Martin Plissner, the former executive political director of CBS News who helped shape campaign coverage viewed by millions of Americans for more than three decades, died Feb. 6 at the Washington Home hospice in the District. He was 87.
The cause was cancer, said his daughter Sarah Plissner.
By the time Mr. Plissner retired in 1997, he had contributed to or led CBS reportage on political events including nine presidential elections, beginning with Lyndon B. Johnson’s victory over Barry Goldwater in 1964.
Mr. Plissner was widely admired for the depth of his expertise and for the extent of his sourcing in the political community inside and beyond Washington. “Marty is famous for knowing every county chairman in the country,” a CBS News executive wrote upon Mr. Plissner’s retirement — “both parties.”
Unlike anchors and on-screen reporters, he was not a familiar face to most viewers of the nightly news and other public affairs programs. But his behind-the-scenes role allowed him to direct the stand-up reports and visual elements that became staples of modern election coverage.
He defended the use of exit polls and the media’s attention to what is sometimes called horse-race politics — the who’s-up-and-who’s-down reporting often derided by critics of modern journalism.
“The reason anything new about the likely outcome of a presidential race tends to dominate the day’s report is not that broadcasters are obsessed with it,” Mr. Plissner wrote in his book “The Control Room: How Television Calls the Shots in Presidential Elections” (1999). “It is that this is the first thing most people want to know about.”
Some of the most intense political news involved races that were too close to call. In fact, Mr. Plissner once told William Safire, the longtime author of the “On Language” column in the New York Times, that the phrase “too close to call” had been invented at CBS in the early 1960s.
Mr. Plissner wrote frequently for publications including The Washington Post and the New York Times and forcefully promoted TV programming as a vital element of civic life. In one commentary, published in The Post in 1989, he expressed his frustration at one particularly puffed-up critic.
“On one of those weekly television broadcasts in which a quartet of sages from the print media tries to fill the intellectual void left by the yahoos whose work is aired daily,” Mr. Plissner wrote, “a panelist recently tossed off one of those profundities that distinguish this journalistic genre. The average television ‘soundbite,’ he said that he’d been told, had shrunk from 14 to nine seconds between 1984 and 1988.”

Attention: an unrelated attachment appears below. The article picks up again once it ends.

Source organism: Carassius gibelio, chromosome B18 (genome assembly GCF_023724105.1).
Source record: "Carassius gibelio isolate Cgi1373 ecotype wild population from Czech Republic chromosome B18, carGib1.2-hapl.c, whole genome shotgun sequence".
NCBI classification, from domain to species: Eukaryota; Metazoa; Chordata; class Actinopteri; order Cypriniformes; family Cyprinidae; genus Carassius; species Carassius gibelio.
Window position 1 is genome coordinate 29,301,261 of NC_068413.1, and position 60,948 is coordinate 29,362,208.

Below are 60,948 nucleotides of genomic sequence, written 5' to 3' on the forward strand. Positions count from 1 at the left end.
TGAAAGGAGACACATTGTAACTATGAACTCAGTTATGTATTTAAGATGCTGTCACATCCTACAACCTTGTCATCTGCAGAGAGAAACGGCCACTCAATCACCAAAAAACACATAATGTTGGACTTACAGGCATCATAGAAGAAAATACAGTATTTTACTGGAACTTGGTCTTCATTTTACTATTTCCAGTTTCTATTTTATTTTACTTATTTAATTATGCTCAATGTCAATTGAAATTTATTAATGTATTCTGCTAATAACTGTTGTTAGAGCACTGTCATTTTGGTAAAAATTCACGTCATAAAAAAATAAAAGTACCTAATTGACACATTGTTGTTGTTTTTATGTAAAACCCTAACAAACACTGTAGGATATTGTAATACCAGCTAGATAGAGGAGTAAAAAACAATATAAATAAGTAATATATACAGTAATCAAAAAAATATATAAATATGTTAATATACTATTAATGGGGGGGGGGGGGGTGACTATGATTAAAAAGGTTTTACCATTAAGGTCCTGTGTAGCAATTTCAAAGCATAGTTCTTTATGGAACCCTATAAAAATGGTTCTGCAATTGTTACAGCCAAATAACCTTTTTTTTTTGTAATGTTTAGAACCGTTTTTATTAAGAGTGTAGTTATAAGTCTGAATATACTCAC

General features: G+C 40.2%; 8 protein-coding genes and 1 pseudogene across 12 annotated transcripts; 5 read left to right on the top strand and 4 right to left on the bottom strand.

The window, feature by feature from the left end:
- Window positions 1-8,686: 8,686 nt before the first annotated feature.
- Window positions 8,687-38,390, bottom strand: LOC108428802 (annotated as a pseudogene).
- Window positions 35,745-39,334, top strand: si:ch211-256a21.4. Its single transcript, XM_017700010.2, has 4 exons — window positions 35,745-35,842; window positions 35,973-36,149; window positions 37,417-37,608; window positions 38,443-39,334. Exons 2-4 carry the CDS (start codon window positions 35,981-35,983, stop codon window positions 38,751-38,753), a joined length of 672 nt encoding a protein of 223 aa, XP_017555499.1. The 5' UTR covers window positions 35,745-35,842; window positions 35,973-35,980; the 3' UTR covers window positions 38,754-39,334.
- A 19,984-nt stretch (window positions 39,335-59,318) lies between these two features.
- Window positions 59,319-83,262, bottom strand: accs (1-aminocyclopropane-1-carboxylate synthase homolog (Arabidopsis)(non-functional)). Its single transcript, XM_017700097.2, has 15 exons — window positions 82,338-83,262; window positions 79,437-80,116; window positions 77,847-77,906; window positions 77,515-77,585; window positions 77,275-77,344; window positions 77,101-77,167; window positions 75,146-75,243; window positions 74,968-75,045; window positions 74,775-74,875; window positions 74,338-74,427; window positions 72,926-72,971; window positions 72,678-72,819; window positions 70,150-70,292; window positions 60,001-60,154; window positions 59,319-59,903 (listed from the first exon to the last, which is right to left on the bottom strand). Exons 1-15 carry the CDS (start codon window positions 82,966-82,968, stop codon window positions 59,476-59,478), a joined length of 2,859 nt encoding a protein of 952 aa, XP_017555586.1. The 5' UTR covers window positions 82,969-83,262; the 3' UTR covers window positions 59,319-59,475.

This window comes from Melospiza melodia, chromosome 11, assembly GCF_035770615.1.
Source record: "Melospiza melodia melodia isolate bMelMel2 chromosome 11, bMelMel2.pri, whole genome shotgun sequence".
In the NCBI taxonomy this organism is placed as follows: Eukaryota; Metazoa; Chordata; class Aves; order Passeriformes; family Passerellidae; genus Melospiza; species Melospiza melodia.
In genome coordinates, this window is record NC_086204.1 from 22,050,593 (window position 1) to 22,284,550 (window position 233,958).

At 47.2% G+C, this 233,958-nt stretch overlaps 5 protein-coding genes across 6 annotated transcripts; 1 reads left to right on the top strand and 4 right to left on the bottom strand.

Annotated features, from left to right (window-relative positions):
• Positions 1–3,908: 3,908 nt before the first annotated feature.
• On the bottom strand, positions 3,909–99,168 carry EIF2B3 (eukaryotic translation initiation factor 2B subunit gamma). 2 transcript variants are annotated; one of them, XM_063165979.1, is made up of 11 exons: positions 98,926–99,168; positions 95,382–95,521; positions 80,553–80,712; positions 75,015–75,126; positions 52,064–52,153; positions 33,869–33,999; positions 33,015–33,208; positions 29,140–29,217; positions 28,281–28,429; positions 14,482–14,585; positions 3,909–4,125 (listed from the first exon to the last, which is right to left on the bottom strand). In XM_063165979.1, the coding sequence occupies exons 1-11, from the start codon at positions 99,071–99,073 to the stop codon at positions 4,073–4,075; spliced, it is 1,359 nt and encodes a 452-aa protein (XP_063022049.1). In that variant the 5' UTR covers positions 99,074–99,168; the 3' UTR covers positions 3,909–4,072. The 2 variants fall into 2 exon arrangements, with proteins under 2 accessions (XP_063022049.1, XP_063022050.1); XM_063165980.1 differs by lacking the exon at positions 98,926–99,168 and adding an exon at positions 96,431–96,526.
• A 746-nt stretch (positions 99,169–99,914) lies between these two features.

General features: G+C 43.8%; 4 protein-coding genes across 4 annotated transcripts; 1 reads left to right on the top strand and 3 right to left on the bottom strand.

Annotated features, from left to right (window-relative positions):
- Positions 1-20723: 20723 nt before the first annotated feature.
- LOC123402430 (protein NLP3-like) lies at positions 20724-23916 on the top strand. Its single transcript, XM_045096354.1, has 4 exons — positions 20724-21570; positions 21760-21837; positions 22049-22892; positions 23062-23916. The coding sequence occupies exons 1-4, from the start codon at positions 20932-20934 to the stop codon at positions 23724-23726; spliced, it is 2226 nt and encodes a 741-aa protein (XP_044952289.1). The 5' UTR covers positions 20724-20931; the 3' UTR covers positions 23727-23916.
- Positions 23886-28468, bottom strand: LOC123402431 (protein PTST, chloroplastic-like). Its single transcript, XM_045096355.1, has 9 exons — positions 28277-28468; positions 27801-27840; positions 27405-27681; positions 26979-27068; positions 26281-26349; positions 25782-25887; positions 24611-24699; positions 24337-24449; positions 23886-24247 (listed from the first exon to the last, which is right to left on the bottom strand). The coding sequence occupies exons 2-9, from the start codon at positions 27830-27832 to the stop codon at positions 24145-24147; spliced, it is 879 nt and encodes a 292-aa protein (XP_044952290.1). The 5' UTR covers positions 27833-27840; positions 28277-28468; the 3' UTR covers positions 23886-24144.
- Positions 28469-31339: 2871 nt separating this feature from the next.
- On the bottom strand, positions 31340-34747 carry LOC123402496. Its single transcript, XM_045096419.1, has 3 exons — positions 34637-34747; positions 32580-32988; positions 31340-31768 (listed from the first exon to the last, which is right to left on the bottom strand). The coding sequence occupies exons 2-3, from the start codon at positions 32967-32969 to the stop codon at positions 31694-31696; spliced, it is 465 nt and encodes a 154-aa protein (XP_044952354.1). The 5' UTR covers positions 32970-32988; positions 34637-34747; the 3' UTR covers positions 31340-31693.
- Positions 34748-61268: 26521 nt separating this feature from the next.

Mr. Plissner went on to argue that a sound bite in television is no different from a quotation in a written article. He examined a recent issue of Newsweek magazine and determined that the average “inkbite” was 18 words long — not enough to fill even nine seconds if read aloud.
Martin Plissner was born May 20, 1926, in Brooklyn and spent part of his youth in Baltimore. He began his studies at Yale University, served in the Navy during World War II and returned to Yale to receive a bachelor’s degree in 1948.
Mr. Plissner began his journalistic training during college working for the Yale Daily News and at a paper in New Haven, Conn.
He was a writer for ABC and NBC News and at radio stations in New York City before joining CBS.
His first marriage, to Doris Kaplan, ended in divorce.
Survivors include his wife of 40 years, Susan Morrison of the District; a son from his first marriage, Micah Plissner of Los Angeles; two daughters from his second marriage, Paige Plissner and Sarah Plissner, both of the District; and a brother, Bill Plissner of Orlean, Va., in Fauquier County.